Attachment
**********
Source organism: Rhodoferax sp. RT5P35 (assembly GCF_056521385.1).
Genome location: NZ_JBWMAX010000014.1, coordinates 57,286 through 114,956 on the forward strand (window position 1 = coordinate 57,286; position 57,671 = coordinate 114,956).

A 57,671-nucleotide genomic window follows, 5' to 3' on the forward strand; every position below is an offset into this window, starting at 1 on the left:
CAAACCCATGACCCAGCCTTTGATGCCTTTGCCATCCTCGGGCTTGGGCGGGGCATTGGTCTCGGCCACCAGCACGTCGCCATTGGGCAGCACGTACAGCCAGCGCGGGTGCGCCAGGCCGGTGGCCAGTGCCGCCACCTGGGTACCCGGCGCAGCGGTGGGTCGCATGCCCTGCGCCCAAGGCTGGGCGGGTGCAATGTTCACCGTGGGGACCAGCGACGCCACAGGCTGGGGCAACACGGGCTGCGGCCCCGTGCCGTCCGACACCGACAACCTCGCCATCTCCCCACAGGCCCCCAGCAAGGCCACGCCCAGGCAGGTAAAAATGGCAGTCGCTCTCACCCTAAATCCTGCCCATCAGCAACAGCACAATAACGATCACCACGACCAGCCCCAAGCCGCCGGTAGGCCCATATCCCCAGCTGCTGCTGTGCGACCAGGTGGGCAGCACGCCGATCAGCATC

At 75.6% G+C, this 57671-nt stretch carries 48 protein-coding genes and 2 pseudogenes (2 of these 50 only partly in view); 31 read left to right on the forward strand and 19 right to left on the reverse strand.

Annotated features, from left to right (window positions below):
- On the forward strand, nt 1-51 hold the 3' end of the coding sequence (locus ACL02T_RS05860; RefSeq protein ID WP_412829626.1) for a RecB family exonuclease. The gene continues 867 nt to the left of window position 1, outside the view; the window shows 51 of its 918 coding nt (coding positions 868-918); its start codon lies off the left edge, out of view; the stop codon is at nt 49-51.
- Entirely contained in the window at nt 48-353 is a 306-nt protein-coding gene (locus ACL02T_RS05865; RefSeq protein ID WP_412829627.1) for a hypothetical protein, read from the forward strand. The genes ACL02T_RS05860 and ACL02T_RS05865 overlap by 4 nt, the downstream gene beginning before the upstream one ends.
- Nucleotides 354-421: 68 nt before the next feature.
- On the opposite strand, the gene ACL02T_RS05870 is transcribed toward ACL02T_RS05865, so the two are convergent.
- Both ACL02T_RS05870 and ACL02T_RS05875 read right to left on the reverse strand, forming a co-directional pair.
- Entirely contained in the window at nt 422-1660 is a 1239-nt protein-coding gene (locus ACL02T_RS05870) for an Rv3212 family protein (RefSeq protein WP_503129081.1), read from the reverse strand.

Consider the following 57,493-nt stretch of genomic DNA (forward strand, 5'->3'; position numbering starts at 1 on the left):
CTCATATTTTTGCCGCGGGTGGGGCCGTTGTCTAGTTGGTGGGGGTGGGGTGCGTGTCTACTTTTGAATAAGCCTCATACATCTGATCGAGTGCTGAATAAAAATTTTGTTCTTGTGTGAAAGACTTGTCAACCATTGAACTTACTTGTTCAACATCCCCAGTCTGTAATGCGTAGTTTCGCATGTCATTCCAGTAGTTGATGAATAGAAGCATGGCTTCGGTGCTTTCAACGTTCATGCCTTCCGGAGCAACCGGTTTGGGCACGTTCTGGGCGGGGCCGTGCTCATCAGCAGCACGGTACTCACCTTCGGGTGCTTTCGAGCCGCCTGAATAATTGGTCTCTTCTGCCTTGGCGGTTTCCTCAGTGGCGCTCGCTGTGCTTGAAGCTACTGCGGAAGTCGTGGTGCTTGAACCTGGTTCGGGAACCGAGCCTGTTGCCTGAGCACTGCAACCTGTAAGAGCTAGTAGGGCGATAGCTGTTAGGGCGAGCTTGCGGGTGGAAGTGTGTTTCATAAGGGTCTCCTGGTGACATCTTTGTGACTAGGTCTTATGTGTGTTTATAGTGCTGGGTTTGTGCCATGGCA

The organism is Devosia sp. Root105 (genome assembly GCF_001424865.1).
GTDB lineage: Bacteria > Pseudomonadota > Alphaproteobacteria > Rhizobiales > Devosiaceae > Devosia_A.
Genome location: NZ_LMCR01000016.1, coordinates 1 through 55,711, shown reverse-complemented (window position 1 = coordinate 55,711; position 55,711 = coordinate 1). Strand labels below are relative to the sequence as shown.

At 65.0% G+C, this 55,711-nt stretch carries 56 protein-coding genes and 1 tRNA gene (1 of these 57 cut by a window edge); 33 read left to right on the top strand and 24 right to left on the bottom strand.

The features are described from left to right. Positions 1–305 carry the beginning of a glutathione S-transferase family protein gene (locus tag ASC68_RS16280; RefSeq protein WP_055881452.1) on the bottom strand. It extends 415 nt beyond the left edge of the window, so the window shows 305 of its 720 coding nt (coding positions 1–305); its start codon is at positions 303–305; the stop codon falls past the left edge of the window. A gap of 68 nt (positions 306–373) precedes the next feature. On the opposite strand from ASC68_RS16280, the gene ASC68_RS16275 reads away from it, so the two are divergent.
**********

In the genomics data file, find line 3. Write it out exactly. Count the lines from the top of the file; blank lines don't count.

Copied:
A 57,671-nucleotide genomic window follows, 5' to 3' on the forward strand; every position below is an offset into this window, starting at 1 on the left: